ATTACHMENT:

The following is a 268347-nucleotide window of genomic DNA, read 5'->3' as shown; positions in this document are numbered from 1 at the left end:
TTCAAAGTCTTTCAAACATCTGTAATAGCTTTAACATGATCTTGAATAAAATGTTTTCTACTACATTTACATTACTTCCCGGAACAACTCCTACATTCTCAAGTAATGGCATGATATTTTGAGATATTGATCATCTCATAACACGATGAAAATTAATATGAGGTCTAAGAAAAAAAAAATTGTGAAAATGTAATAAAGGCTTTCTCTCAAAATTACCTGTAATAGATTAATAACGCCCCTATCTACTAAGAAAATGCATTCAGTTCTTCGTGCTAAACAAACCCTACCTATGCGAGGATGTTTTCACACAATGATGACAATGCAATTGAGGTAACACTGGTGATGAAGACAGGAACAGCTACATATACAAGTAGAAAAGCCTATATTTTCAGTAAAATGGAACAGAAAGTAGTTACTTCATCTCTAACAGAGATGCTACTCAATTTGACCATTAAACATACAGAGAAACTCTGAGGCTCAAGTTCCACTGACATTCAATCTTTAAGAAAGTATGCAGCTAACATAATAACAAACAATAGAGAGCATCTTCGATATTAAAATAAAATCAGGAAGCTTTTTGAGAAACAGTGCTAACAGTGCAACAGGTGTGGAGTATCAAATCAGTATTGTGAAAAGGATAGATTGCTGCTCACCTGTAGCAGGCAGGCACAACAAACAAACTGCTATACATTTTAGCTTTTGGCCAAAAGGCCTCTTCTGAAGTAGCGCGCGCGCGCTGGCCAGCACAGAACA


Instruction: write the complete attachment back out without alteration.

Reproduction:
The following is a 268347-nucleotide window of genomic DNA, read 5'->3' as shown; positions in this document are numbered from 1 at the left end:
TTCAAAGTCTTTCAAACATCTGTAATAGCTTTAACATGATCTTGAATAAAATGTTTTCTACTACATTTACATTACTTCCCGGAACAACTCCTACATTCTCAAGTAATGGCATGATATTTTGAGATATTGATCATCTCATAACACGATGAAAATTAATATGAGGTCTAAGAAAAAAAAAATTGTGAAAATGTAATAAAGGCTTTCTCTCAAAATTACCTGTAATAGATTAATAACGCCCCTATCTACTAAGAAAATGCATTCAGTTCTTCGTGCTAAACAAACCCTACCTATGCGAGGATGTTTTCACACAATGATGACAATGCAATTGAGGTAACACTGGTGATGAAGACAGGAACAGCTACATATACAAGTAGAAAAGCCTATATTTTCAGTAAAATGGAACAGAAAGTAGTTACTTCATCTCTAACAGAGATGCTACTCAATTTGACCATTAAACATACAGAGAAACTCTGAGGCTCAAGTTCCACTGACATTCAATCTTTAAGAAAGTATGCAGCTAACATAATAACAAACAATAGAGAGCATCTTCGATATTAAAATAAAATCAGGAAGCTTTTTGAGAAACAGTGCTAACAGTGCAACAGGTGTGGAGTATCAAATCAGTATTGTGAAAAGGATAGATTGCTGCTCACCTGTAGCAGGCAGGCACAACAAACAAACTGCTATACATTTTAGCTTTTGGCCAAAAGGCCTCTTCTGAAGTAGCGCGCGCGCGCTGGCCAGCACAGAACA